INTERVIEW | Not every successful film is good: Shahid Kapoor

Shahid Kapoor speaks to Shama Bhagat about making his OTT debut with Farzi, keeping his craft fresh, and why he refuses to chase box office numbers
A poster from 'Farzi'
A poster from 'Farzi'

What made you finally explore the OTT space with Farzi? Do you think it’s the next big thing for actors?
People seem to believe that it is the pandemic that made actors want to come on OTT, but Raj and DK (directors) had approached me with Farzi much earlier. I loved the idea and script and had asked them if they would turn it into a web series. They were surprised, wondering why would I want to do OTT after the success of Kabir Singh, but I love their work, especially The Family Man. Besides, I watch a lot of international shows and have always wanted to venture into the digital space. With OTT, you connect with the audience differently. You are also able to define the graph of the character in a more intense way.

In Farzi, you reunite with your Haider costar Kay Kay Menon, and also share screen space with Vijay Sethupathi and Amol Palekar for the first time. Any takeaways?
I like to work with Kay Kay Menon, even if I don’t have any dialogues in the scene. In Haider, we had some intense scenes together. Even in Farzi, though I do not share the screen with him for too long, those scenes are still my favourite. Acting is basically reacting—when an actor is performing so beautifully, you just have to react. With Vijay too, I don’t have many scenes as we are parallel leads, but I have seen his work and believe that he is a pure artiste. He presents himself differently in every role.I connect with that. I hope we get to do more work together. Amol sir as Nanu was the soul and integrity of the show.

After 20 years in the industry, how do you manage to bring newness to your craft?
I read a quote by Leonardo Di Caprio where he said he says no to a project if he understands the script and his character in the first read because that would mean that the role is in his comfort zone. He says yes only if he is unable to figure out how his character would play out, making it a challenge. Whether it turns out well or poorly is a secondary question. So, the freshness in acting comes from the choices we make, whether we are okay doing something that is not in our comfort zone. We become stale when we keep repeating ourselves. It might look successful, but it becomes formulaic in nature.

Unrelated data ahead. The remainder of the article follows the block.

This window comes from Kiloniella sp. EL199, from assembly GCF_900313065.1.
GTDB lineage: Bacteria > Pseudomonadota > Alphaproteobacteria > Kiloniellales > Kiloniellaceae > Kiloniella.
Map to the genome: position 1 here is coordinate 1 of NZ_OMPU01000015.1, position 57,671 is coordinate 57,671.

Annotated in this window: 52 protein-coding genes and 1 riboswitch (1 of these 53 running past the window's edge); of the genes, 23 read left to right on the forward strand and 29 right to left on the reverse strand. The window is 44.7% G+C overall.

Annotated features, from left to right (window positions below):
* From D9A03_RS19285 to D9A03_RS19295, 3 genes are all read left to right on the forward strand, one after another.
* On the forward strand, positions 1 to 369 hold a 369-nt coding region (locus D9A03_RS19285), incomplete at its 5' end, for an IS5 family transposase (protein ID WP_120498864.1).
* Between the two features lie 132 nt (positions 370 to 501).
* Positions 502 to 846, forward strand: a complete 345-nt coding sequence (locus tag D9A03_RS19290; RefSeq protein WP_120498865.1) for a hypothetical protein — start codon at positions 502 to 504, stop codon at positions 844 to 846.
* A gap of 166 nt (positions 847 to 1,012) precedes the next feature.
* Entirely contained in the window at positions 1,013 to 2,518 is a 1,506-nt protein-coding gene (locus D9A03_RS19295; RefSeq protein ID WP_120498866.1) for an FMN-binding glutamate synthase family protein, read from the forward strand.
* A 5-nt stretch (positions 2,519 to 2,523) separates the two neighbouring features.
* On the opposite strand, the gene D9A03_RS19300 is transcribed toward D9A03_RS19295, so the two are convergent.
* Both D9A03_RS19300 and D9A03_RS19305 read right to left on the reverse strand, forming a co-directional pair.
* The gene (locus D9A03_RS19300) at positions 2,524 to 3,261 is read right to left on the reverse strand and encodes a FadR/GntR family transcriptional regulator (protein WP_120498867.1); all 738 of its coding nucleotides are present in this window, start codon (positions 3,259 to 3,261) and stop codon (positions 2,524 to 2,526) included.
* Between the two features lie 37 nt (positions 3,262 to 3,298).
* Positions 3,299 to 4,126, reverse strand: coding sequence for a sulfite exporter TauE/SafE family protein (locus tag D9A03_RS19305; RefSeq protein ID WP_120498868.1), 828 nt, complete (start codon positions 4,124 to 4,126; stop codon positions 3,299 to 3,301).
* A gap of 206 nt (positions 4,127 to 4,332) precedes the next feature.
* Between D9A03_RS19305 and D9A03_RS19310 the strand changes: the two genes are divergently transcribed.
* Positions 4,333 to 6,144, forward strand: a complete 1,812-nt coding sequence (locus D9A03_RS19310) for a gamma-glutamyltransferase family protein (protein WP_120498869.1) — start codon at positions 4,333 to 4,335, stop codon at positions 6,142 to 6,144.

What is your idea of a successful film?
I don’t believe that every successful film is good. These days we are only talking about success in terms of box office numbers. Jersey didn’t do well at the box office, but I got to learn a lot more through the film than I did with Kabir Singh. We have to understand what is qualitative and that must be appreciated.

Do you think actors carry responsibility for a film’s success or failure?
I feel it is important for actors, who have been working for a decade or more, to take the responsibility of making quality choices and giving the audience better content. So if films are failing, we as a generation should take responsibility. It means that we are not doing the right work and need to update ourselves. It is important for the entire fraternity to come together to do better because there is no dearth of talent. We have been entertaining people for so many years; I believe it’s just a bad phase (for the industry) and we have to think constructively. The best of the players have also suffered, but it’s time we got back on our feet and started enjoying our work.

Do you think the success of Pathaan has changed things for Bollywood?
Definitely. The success of any film changes a lot for the industry.

Tell us about your future projects.
I have an action film with Ali Abbas Zaffar. I am also doing a film with Kriti Sanon.

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